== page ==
• It's possible to implement partial movement failure (e.g. a ship being forced to go straight instead of turning and colliding) by queueing up multiple successive tentative moves per ship (e.g. first straight, then sideways) and undoing them one at a time if necessary. Note that in such cases the order in which the queued collisions are resolved (e.g. FIFO or LIFO) might sometimes affect the outcome.

• The algorithm above doesn't prevent two adjacent ships meeting head on from "slipping past each other" and exchanging positions. If you want to prevent that, that's probably also best done in a separate pass before the actual queue based collision resolution.

• For efficient collision detection with a lot of ships, you need some way to ask which ship(s) are currently at a given tile, e.g. by having each tile store a list of ships on it. I have not explicitly described this in my pseudocode above, but rather just assumed that the ship.setCurrentPosition() method takes care of maintaining all such state. (If you only have a few ships, simply iterating through them all may be practical, but it scales poorly.)

• You may want to give your tiles an "already queued" flag, to avoid queuing the same tile multiple times. Of course, the flag should be cleared when you remove the tile from the queue, so that the same tile can be re-queued if another collision occurs there. Alternatively, if your queue data structure supports efficient membership tests, you can use that instead. Or you can accept the possibility that tiles may be redundantly queued, and just make sure that your collision handling code will deal gracefully with cases where there isn't actually any collision because the tile has already been dealt with on a previous pass.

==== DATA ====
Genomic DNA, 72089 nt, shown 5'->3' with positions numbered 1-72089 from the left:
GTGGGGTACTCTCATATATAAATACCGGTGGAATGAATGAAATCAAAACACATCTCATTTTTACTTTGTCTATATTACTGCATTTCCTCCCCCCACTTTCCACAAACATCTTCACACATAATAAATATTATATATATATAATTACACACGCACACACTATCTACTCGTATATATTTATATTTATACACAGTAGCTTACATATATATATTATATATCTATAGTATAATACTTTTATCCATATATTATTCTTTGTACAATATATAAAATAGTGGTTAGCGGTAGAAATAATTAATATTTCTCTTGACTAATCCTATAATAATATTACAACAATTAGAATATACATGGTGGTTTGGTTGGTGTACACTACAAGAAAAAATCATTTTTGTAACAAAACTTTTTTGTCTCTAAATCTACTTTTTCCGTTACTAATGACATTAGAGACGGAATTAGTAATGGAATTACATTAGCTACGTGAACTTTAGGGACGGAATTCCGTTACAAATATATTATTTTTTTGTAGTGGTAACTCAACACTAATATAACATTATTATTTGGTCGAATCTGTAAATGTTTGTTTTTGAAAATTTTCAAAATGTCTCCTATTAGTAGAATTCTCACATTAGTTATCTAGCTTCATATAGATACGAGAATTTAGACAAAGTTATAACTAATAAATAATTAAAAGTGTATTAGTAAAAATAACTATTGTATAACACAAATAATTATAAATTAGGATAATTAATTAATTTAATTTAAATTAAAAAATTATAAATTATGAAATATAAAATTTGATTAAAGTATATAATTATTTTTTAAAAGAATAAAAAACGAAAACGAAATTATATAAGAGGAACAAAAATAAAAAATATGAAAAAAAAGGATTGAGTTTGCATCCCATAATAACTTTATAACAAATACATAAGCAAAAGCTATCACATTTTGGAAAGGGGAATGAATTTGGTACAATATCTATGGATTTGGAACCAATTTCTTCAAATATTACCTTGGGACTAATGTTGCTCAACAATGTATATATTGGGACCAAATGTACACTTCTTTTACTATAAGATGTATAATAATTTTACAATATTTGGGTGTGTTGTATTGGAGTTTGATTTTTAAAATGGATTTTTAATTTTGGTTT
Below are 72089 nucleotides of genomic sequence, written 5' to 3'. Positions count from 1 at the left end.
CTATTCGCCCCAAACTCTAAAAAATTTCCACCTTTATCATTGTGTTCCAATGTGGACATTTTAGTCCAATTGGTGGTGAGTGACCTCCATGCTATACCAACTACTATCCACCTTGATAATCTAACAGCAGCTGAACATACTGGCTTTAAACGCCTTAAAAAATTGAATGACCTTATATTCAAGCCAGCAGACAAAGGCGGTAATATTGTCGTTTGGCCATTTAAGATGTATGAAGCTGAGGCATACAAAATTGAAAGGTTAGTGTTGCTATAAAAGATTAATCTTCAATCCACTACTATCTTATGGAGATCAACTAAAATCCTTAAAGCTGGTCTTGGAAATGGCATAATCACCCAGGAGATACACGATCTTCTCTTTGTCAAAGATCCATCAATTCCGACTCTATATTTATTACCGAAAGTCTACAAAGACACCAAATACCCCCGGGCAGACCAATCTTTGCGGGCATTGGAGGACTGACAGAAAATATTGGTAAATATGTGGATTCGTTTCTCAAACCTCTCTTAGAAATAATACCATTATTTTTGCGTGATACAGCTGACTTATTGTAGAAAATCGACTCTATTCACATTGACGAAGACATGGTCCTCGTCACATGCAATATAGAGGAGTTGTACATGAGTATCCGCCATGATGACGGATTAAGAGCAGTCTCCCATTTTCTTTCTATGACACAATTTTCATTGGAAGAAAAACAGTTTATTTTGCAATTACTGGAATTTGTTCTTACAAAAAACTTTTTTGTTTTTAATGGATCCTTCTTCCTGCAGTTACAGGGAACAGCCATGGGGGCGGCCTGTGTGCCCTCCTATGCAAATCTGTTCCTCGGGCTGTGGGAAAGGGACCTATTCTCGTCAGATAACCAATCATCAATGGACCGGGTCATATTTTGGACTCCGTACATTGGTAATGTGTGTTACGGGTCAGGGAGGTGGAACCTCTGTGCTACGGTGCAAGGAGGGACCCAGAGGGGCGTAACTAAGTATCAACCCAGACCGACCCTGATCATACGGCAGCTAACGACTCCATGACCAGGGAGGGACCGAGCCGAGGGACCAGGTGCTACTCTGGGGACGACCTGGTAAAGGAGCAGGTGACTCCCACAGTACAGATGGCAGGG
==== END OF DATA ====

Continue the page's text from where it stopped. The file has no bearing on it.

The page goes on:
Ps. Note that there may be scenarios where a naïve implementation of recursive collision detection, like you describe, could end up recursing forever. For example, imagine you had four ships moving clockwise in a tight circle, like this:

_|_|_|_|_
_|_|A|_|_
_|D|_|B|_
_|_|C|_|_
_|_|_|_|_


with ship A trying to move onto the current position of ship B, ship B trying to move to where ship C currently is, and so on.

A naïve recursive collision resolver might start with, say, ship A, observe that the place it's trying to move was previously occupied by B, recurse to check if B can move, which would require it to further check if C can move, and then to check if D can move, and then — if the code is not smart enough to detect such loops — again recursively check if A can move, and so on.

The queue-based algorithm I described above doesn't suffer from this problem. Indeed, in this specific scenario, all the tentative moves will succeed, and thus no collision resolution is needed at all. However, if a fifth ship E tried to simultaneously move onto one of the ships A-D, then there would indeed be a collision, which would typically propagate through the queue and stop all the ships from moving — probably not an entirely unrealistic handling of such a complex traffic jam.

• Hey there, wow, thank you for your answer! Yes I have heard of this algorithm from a computer science friend, he told me to basically make copy of the map for each step and see if any tile has 2 or more ships in it, if yes, mark as collided and revert the step. However this makes things look a bit more complex, e.g when a ship wants to go nose-to nose bump to another ship, we'd need a special case handle for this one. Yes my algorithm implements all rules (besides the wind/whrilpool ones) and my question is simple, how can I re-implement it without using recursion. Oct 8, 2017 at 16:18